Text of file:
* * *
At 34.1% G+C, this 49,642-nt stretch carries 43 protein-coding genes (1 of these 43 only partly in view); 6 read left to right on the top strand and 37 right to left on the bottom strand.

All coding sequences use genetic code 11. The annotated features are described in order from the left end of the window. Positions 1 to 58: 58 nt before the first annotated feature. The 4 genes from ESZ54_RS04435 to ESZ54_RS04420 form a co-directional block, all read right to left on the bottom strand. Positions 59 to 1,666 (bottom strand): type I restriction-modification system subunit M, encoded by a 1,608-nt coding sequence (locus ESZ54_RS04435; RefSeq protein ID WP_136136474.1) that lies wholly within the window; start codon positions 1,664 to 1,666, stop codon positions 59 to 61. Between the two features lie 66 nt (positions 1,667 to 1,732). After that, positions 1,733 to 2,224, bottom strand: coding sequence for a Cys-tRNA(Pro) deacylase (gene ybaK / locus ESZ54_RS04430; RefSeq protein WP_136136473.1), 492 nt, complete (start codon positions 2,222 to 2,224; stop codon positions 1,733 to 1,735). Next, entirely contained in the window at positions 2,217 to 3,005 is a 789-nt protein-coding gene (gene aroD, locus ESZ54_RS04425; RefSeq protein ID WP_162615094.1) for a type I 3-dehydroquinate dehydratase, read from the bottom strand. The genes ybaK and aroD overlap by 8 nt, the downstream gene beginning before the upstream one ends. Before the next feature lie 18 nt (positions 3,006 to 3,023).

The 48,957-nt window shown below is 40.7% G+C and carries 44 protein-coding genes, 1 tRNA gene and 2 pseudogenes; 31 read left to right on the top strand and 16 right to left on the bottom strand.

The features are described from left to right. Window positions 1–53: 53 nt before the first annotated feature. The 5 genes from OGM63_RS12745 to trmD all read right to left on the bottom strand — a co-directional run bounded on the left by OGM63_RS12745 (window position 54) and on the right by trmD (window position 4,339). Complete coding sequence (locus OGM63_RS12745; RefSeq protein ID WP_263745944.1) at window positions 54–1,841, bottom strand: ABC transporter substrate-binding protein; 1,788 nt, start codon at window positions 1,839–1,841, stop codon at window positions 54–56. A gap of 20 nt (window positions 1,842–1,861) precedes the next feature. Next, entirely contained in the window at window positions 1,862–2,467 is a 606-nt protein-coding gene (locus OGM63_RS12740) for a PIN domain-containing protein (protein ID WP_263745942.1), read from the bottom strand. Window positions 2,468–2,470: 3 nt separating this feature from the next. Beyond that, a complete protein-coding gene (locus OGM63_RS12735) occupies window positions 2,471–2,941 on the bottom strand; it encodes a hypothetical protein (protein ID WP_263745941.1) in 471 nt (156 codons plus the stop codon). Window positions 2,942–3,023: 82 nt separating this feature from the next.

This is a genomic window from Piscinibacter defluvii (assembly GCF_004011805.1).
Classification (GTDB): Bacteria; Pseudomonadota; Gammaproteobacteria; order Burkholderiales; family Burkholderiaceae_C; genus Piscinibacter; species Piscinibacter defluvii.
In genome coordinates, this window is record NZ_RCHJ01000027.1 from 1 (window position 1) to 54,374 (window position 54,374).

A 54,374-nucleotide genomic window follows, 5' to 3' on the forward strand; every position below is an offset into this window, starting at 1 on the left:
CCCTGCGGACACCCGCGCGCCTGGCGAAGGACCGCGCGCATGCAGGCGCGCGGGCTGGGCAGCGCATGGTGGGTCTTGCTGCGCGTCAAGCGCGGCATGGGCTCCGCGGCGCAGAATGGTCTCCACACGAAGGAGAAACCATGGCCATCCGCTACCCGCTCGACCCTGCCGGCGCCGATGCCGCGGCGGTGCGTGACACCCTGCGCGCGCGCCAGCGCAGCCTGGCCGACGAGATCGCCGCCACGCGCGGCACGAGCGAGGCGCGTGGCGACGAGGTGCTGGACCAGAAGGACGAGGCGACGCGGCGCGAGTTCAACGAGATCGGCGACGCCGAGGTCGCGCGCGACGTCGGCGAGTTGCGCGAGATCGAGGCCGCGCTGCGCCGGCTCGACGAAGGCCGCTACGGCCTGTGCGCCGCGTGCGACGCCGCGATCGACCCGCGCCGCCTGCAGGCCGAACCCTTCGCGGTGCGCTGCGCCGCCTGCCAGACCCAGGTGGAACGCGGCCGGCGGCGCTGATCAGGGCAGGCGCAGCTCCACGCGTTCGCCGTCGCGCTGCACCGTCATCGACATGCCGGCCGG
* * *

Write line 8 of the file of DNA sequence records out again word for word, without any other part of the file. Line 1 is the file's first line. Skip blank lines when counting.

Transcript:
A 54,374-nucleotide genomic window follows, 5' to 3' on the forward strand; every position below is an offset into this window, starting at 1 on the left: